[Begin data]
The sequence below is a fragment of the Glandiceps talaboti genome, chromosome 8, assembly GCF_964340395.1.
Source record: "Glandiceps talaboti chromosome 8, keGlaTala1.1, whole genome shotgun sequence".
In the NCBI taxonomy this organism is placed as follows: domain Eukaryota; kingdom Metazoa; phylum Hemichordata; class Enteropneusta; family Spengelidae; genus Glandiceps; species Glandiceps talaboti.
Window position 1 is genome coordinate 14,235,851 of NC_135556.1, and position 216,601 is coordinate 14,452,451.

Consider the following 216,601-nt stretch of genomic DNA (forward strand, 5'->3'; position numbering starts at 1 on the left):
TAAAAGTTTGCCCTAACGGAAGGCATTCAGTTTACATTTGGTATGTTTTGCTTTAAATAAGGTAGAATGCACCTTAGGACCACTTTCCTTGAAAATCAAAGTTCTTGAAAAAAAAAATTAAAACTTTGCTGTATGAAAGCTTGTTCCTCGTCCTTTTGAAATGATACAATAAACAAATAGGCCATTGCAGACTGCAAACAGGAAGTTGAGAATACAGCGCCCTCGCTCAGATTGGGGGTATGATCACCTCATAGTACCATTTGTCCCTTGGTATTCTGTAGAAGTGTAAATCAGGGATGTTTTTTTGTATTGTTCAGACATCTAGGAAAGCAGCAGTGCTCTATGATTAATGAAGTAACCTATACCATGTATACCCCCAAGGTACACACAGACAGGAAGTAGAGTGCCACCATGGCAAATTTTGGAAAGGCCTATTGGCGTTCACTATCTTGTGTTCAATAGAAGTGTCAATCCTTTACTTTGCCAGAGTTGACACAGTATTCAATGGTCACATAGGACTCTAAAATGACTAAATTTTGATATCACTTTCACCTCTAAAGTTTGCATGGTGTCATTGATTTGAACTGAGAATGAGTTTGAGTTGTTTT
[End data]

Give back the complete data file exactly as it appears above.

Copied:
The sequence below is a fragment of the Glandiceps talaboti genome, chromosome 8, assembly GCF_964340395.1.
Source record: "Glandiceps talaboti chromosome 8, keGlaTala1.1, whole genome shotgun sequence".
In the NCBI taxonomy this organism is placed as follows: domain Eukaryota; kingdom Metazoa; phylum Hemichordata; class Enteropneusta; family Spengelidae; genus Glandiceps; species Glandiceps talaboti.
Window position 1 is genome coordinate 14,235,851 of NC_135556.1, and position 216,601 is coordinate 14,452,451.

Consider the following 216,601-nt stretch of genomic DNA (forward strand, 5'->3'; position numbering starts at 1 on the left):
TAAAAGTTTGCCCTAACGGAAGGCATTCAGTTTACATTTGGTATGTTTTGCTTTAAATAAGGTAGAATGCACCTTAGGACCACTTTCCTTGAAAATCAAAGTTCTTGAAAAAAAAAATTAAAACTTTGCTGTATGAAAGCTTGTTCCTCGTCCTTTTGAAATGATACAATAAACAAATAGGCCATTGCAGACTGCAAACAGGAAGTTGAGAATACAGCGCCCTCGCTCAGATTGGGGGTATGATCACCTCATAGTACCATTTGTCCCTTGGTATTCTGTAGAAGTGTAAATCAGGGATGTTTTTTTGTATTGTTCAGACATCTAGGAAAGCAGCAGTGCTCTATGATTAATGAAGTAACCTATACCATGTATACCCCCAAGGTACACACAGACAGGAAGTAGAGTGCCACCATGGCAAATTTTGGAAAGGCCTATTGGCGTTCACTATCTTGTGTTCAATAGAAGTGTCAATCCTTTACTTTGCCAGAGTTGACACAGTATTCAATGGTCACATAGGACTCTAAAATGACTAAATTTTGATATCACTTTCACCTCTAAAGTTTGCATGGTGTCATTGATTTGAACTGAGAATGAGTTTGAGTTGTTTT